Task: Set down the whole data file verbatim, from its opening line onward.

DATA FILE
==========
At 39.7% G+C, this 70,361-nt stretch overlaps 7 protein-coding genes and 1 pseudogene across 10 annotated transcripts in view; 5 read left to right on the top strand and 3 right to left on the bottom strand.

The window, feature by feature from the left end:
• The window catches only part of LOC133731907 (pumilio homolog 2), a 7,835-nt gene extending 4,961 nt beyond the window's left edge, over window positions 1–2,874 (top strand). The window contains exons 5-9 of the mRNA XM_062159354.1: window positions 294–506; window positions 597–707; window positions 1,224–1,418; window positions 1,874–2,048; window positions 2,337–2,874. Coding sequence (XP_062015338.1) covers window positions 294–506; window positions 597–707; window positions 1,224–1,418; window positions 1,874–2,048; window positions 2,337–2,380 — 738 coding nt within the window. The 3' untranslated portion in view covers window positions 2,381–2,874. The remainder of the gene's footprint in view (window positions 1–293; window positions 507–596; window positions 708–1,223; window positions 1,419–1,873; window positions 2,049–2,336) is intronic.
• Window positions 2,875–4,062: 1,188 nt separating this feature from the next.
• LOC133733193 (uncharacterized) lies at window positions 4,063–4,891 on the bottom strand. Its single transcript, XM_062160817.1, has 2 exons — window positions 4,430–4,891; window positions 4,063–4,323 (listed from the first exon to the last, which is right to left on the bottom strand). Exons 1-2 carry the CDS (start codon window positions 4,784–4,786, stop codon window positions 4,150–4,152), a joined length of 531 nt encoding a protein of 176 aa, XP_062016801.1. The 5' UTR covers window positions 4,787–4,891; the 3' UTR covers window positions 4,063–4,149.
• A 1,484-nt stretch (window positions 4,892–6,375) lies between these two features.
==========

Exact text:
At 39.7% G+C, this 70,361-nt stretch overlaps 7 protein-coding genes and 1 pseudogene across 10 annotated transcripts in view; 5 read left to right on the top strand and 3 right to left on the bottom strand.

The window, feature by feature from the left end:
• The window catches only part of LOC133731907 (pumilio homolog 2), a 7,835-nt gene extending 4,961 nt beyond the window's left edge, over window positions 1–2,874 (top strand). The window contains exons 5-9 of the mRNA XM_062159354.1: window positions 294–506; window positions 597–707; window positions 1,224–1,418; window positions 1,874–2,048; window positions 2,337–2,874. Coding sequence (XP_062015338.1) covers window positions 294–506; window positions 597–707; window positions 1,224–1,418; window positions 1,874–2,048; window positions 2,337–2,380 — 738 coding nt within the window. The 3' untranslated portion in view covers window positions 2,381–2,874. The remainder of the gene's footprint in view (window positions 1–293; window positions 507–596; window positions 708–1,223; window positions 1,419–1,873; window positions 2,049–2,336) is intronic.
• Window positions 2,875–4,062: 1,188 nt separating this feature from the next.
• LOC133733193 (uncharacterized) lies at window positions 4,063–4,891 on the bottom strand. Its single transcript, XM_062160817.1, has 2 exons — window positions 4,430–4,891; window positions 4,063–4,323 (listed from the first exon to the last, which is right to left on the bottom strand). Exons 1-2 carry the CDS (start codon window positions 4,784–4,786, stop codon window positions 4,150–4,152), a joined length of 531 nt encoding a protein of 176 aa, XP_062016801.1. The 5' UTR covers window positions 4,787–4,891; the 3' UTR covers window positions 4,063–4,149.
• A 1,484-nt stretch (window positions 4,892–6,375) lies between these two features.